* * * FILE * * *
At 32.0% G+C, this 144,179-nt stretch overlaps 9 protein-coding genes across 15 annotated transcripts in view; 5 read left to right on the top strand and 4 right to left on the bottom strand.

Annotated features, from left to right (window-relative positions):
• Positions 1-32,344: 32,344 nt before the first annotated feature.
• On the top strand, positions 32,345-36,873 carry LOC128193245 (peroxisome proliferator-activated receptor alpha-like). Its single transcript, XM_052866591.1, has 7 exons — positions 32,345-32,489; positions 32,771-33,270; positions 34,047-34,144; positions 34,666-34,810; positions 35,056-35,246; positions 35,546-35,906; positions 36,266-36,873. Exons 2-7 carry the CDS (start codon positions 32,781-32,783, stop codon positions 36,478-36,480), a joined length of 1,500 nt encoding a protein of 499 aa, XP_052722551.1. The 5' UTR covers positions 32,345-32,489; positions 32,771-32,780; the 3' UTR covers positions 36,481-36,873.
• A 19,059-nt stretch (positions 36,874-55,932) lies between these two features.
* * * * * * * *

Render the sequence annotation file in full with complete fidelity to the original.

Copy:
At 32.0% G+C, this 144,179-nt stretch overlaps 9 protein-coding genes across 15 annotated transcripts in view; 5 read left to right on the top strand and 4 right to left on the bottom strand.

Annotated features, from left to right (window-relative positions):
• Positions 1-32,344: 32,344 nt before the first annotated feature.
• On the top strand, positions 32,345-36,873 carry LOC128193245 (peroxisome proliferator-activated receptor alpha-like). Its single transcript, XM_052866591.1, has 7 exons — positions 32,345-32,489; positions 32,771-33,270; positions 34,047-34,144; positions 34,666-34,810; positions 35,056-35,246; positions 35,546-35,906; positions 36,266-36,873. Exons 2-7 carry the CDS (start codon positions 32,781-32,783, stop codon positions 36,478-36,480), a joined length of 1,500 nt encoding a protein of 499 aa, XP_052722551.1. The 5' UTR covers positions 32,345-32,489; positions 32,771-32,780; the 3' UTR covers positions 36,481-36,873.
• A 19,059-nt stretch (positions 36,874-55,932) lies between these two features.